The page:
Councillors slam NHS ‘democratic deficit’ as information sought in vain over asset sales

30 November meeting of North Central London joint health overview and scrutiny committee. Photograph: Citizen News & Media.

A “democratic deficit” within the NHS has been slammed by councillors seeking information on how gains from the health service’s sales of buildings land have been spent in North Central London.

Cllr Alison Kelly (Lab, Haverstock), had asked North London Partners in Health and Care (NLP), the partnership of health organisations covering Barnet, Camden, Enfield, Haringey and Islington, to provide information on how the sell-off cash is used to underwrite revenue across the five boroughs.

Cllr Kelly was left “none the wiser” by NLP’s response, which provided only a breakdown of the £102.8m gained by sales in 2017/18 by NHS trust, rather than how that £102.8m was spent, stating: “At this point in the year, it is not possible to report on the exact use of these funds, the use of which is overseen by individual NHS trust boards.”

The £102.8m gained across North London Partners by the sales includes:

  • £47.7m to the Royal Free Trust for the sale of part of the Chase Farm hospital site
  • £30.5m to University College London Hospital Trust for the sale of a tranche of Eastman Dental Hospital and the disposal of a stake in a radiology venture
  • £18.6m to Barnet, Enfield & Haringey Mental Health Trust for the sale of part of the St Ann’s Hospital site
  • £5.9m to Camden & Islington Mental Health Trust for the sale of assets in Tottenham Mews and Hanley Road

North Central London NHS Watch representative Alan Morton said: “The paper does not give a clear answer to the question Cllr Kelly asked. Councillors will be well aware of the pitfalls of selling assets to fund revenue. They’re one-off and not sustainable, and it comes back to haunt you next year, when you have no more crown jewels to sell.

“The other danger is that the organisation becomes focused on selling assets, rather than thinking about how best to use the land and buildings to improve health and social care services for all the residents.

“This pressure to sell land comes from the government, desperate to solve problems of chronic underfunding that they themselves have caused. I have some sympathy for the NLHP staff, they’re obviously trying to do their best, but they shouldn’t be in the position of having to sell off land.”

Morton also spoke out in protest at so-called ‘matching funding’ provided by NHS Improvement to trusts when they come to sell off land and property, which he characterised as a subsidy for property developers.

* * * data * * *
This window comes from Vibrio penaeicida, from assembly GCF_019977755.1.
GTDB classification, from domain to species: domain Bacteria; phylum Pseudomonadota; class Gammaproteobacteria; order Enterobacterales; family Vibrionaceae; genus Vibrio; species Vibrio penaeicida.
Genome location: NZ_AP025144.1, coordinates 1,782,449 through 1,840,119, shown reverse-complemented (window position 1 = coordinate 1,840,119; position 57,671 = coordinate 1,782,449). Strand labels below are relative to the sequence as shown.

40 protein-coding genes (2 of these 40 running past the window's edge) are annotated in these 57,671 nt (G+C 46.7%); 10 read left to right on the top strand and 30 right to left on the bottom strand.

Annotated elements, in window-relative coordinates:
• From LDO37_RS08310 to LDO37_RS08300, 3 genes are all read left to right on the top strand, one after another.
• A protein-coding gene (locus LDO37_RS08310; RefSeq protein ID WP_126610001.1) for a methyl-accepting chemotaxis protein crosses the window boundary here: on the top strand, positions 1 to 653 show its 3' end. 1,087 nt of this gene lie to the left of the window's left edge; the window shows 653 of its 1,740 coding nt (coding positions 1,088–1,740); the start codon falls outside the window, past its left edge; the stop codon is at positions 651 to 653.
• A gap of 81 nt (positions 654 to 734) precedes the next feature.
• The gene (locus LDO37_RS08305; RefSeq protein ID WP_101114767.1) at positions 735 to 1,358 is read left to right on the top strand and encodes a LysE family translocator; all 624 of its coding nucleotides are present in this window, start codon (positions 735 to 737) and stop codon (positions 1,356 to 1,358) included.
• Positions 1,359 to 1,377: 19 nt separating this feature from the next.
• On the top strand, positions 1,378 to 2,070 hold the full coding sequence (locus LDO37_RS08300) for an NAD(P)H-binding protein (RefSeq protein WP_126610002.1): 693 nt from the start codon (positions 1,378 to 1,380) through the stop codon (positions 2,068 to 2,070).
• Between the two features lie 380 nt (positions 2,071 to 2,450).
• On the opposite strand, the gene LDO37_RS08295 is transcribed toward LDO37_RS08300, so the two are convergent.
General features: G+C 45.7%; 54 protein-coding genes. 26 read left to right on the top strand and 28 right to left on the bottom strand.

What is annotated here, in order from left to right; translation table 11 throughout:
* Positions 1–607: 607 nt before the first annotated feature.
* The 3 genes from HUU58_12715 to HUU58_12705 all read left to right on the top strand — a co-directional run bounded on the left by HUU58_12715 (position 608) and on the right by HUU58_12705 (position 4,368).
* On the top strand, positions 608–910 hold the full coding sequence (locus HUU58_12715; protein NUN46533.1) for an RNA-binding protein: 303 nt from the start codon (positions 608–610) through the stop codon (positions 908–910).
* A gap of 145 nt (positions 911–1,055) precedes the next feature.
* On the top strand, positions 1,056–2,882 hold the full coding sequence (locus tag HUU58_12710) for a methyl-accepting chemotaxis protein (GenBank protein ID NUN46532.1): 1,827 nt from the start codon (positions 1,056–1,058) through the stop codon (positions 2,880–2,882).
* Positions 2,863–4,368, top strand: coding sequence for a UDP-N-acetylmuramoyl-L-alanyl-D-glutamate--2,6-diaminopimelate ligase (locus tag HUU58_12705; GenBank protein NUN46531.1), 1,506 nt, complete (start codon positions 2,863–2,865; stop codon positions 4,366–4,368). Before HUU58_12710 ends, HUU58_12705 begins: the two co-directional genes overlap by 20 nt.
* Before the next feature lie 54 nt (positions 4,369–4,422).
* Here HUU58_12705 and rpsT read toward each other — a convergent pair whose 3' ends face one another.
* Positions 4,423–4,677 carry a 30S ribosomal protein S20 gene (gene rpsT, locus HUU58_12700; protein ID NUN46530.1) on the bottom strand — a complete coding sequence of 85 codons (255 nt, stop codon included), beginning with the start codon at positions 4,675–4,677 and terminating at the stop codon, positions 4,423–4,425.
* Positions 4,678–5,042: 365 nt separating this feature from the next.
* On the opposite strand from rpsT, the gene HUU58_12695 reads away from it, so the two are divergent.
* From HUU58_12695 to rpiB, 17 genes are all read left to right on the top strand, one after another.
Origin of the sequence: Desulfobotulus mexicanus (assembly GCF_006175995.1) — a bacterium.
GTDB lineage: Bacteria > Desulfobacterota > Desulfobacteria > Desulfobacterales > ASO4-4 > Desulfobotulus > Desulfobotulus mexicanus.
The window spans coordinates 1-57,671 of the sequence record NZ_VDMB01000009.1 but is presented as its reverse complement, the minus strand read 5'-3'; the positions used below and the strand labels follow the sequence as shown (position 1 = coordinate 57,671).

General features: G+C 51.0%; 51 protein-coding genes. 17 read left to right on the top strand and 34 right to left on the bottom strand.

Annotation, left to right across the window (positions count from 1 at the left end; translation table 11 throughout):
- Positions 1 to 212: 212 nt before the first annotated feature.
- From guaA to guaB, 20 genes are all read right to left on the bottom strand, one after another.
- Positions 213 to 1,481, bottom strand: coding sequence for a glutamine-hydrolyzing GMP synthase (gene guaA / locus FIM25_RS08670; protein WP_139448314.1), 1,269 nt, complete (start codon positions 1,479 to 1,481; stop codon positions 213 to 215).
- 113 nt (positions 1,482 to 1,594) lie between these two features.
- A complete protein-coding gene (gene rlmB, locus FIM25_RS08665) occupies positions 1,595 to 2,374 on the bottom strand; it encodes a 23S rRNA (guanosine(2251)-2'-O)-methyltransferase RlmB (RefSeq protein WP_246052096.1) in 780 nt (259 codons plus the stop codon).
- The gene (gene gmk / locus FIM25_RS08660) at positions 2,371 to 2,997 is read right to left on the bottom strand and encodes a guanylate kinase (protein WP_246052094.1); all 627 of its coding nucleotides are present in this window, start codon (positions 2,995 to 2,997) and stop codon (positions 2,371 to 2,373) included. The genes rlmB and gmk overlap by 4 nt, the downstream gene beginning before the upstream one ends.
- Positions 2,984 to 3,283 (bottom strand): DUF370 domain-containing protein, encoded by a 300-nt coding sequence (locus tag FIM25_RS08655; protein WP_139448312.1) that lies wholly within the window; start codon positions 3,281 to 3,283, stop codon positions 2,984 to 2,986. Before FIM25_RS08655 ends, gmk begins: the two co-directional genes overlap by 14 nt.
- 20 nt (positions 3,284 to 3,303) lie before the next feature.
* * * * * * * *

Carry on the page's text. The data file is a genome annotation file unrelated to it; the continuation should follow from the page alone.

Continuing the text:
NHS Watch recommended proper oversight of land sales at the London level in order to ensure NHS land continued to be a public asset in a deputation to the 30 November meeting of the North Central London joint health overview and scrutiny committee.

About half of all public land has passed into private hands since 1979, or roughly 10 per cent of Britain’s land mass.

Will Huxter, director of strategy for North Central London’s sustainability and transformation partnership, said: “We operate under government-set rules for NHS improvement. We’re really happy we’ve got the chance to share the information on the receipts and the gains of what’s been achieved in ’17-’18.

“In terms of Cllr Kelly’s question about the detail of how the money is used, the reality is that the information about ’18-’19 won’t be finally determined until accounts have been fone for for ’18-’19.”

Cllr Alison Kelly (Lab, Haverstock), who chaired the meeting, followed up with a request for information going back to 2016, expressing her understanding that figures going into 2019 could not be provided.

Cllr Kelly said: “We have a response from you and I’m still none the wiser. I don’t want the response that we haven’t got that information, I want to know how you can get that information.

“We’re looking for openness, transparency and trust between us.

“If you say that that information is held by the trusts, we are asking you on our behalf to seek that information and in order that that information is made public. We cannot hide behind different things to stop the public having that information.

“Obviously we want the most up-to-date information, and we’re asking you to do that on our behalf. Alternatively, we’d have to ask somebody else to do it. And I can’t think of anybody else.

“There’s huge democratic deficit in the NHS. They do not get it. Our residents pay for the service, and services learn from our residents how to make things better. So it may be a nuisance, we may only be councillors, but we wouldn’t want to be living in China.”